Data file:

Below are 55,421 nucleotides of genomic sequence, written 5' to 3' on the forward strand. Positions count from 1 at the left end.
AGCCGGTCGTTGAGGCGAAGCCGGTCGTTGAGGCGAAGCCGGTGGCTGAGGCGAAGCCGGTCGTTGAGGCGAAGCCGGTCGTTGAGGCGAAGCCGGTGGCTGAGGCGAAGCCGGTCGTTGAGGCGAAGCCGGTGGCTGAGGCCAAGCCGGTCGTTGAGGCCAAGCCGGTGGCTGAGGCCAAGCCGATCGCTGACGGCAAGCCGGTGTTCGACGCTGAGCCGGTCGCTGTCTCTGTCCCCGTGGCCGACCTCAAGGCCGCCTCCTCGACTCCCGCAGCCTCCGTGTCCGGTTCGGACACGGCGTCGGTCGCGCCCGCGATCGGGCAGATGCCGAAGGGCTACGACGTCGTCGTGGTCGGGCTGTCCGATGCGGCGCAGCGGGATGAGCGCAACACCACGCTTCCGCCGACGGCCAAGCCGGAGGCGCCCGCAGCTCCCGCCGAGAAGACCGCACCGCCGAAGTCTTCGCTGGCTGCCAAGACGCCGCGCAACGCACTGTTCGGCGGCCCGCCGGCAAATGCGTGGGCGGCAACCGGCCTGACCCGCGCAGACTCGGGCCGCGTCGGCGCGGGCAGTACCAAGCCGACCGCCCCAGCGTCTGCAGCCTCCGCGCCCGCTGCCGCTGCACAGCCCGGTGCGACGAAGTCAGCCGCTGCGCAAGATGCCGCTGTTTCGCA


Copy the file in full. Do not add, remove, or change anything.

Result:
Below are 55,421 nucleotides of genomic sequence, written 5' to 3' on the forward strand. Positions count from 1 at the left end.
AGCCGGTCGTTGAGGCGAAGCCGGTCGTTGAGGCGAAGCCGGTGGCTGAGGCGAAGCCGGTCGTTGAGGCGAAGCCGGTCGTTGAGGCGAAGCCGGTGGCTGAGGCGAAGCCGGTCGTTGAGGCGAAGCCGGTGGCTGAGGCCAAGCCGGTCGTTGAGGCCAAGCCGGTGGCTGAGGCCAAGCCGATCGCTGACGGCAAGCCGGTGTTCGACGCTGAGCCGGTCGCTGTCTCTGTCCCCGTGGCCGACCTCAAGGCCGCCTCCTCGACTCCCGCAGCCTCCGTGTCCGGTTCGGACACGGCGTCGGTCGCGCCCGCGATCGGGCAGATGCCGAAGGGCTACGACGTCGTCGTGGTCGGGCTGTCCGATGCGGCGCAGCGGGATGAGCGCAACACCACGCTTCCGCCGACGGCCAAGCCGGAGGCGCCCGCAGCTCCCGCCGAGAAGACCGCACCGCCGAAGTCTTCGCTGGCTGCCAAGACGCCGCGCAACGCACTGTTCGGCGGCCCGCCGGCAAATGCGTGGGCGGCAACCGGCCTGACCCGCGCAGACTCGGGCCGCGTCGGCGCGGGCAGTACCAAGCCGACCGCCCCAGCGTCTGCAGCCTCCGCGCCCGCTGCCGCTGCACAGCCCGGTGCGACGAAGTCAGCCGCTGCGCAAGATGCCGCTGTTTCGCA